With Christmas fast approaching many people are now using their credit cards to get online or hit the High Streets and make all sorts of purchases, ranging from gifts and cards for loved one to clothes, entertainment tickets, and more. Credit cards provide consumers with enormous convenience and flexibility at times such as Christmas as it means that they can use their card to make payments, and they can spread the repayments so that they do not have to find the money for their purchases all in one go.
However, there are also concerns over how this rising level of debt will affect consumers, and a recent survey has revealed that many will find it very difficult to repay the debt that they accrue on their cards, with many admitting that it is likely to take them more than one year to repay the debt, by which time they will have needed to find the money to fund next Christmas.
The research was carried out by moneysupermarket.com and over 2700 adults were questioned as part of the survey. Those taking part in the survey were asked about how they would fund their Christmas spending, and the results showed that around 15 percent of people – or around seven million people – were planning to use their credit cards to pay for purchases for Christmas. Of these nearly a quarter said that they would repay their balance within a month, 28 percent said that it would take them three months, and 8 percent said that it would take them more than a year.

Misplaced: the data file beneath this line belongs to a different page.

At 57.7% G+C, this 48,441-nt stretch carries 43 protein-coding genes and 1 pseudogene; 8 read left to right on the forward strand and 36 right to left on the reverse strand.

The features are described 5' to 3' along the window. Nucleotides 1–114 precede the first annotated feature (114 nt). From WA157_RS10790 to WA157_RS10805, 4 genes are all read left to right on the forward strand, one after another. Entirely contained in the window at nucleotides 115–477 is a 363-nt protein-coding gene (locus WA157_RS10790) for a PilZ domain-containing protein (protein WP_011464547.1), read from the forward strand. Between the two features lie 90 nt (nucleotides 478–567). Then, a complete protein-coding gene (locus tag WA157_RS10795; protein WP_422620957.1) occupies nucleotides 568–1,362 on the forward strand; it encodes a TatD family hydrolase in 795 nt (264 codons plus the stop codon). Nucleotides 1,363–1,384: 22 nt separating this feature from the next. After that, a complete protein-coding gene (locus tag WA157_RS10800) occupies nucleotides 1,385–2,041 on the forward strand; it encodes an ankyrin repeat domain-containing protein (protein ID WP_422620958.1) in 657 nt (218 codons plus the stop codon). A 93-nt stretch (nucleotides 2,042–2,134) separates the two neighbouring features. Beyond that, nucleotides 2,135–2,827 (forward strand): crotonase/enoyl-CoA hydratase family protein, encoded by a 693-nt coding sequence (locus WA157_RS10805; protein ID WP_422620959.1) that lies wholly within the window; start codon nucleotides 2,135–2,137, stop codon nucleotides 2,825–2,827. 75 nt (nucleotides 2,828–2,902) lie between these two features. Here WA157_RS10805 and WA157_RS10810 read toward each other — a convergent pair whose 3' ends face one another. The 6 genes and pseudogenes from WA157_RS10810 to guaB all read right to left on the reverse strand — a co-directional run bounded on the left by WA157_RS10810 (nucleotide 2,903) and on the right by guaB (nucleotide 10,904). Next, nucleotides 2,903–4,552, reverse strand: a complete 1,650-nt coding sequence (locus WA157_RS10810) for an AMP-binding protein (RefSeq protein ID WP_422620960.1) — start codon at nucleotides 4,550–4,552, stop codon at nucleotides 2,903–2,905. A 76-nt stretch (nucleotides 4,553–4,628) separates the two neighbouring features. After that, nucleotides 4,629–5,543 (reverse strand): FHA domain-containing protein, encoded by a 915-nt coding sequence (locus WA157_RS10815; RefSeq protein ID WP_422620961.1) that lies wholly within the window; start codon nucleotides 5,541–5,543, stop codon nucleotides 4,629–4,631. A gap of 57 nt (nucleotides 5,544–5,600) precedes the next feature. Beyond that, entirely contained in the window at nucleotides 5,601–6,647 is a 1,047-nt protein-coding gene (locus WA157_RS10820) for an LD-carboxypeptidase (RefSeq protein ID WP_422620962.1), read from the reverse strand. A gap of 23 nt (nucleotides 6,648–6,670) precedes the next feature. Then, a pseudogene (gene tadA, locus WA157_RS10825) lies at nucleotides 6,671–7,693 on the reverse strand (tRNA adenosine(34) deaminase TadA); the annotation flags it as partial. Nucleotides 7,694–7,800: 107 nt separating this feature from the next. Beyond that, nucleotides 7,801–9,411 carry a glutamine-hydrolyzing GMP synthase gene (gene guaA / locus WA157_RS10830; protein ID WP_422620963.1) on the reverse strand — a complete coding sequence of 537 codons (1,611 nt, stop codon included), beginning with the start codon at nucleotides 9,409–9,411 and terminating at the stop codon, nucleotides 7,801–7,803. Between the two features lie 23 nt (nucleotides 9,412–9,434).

An official from the price comparison site said: “Credit cards could be very useful over the Christmas period, for dealing with those additional costs that could otherwise prove difficult to afford. However, anyone taking on credit card debt should think carefully about how they`ll pay it back. In many cases, when the debt takes a long time to pay back, it`s because the borrower is struggling to afford the repayments. This could be especially costly with a credit card because the interest rates can be quite high. We`d advise anyone unsure about their ability to repay debt to avoid it wherever possible – and those already struggling should seek expert advice as soon as they can.”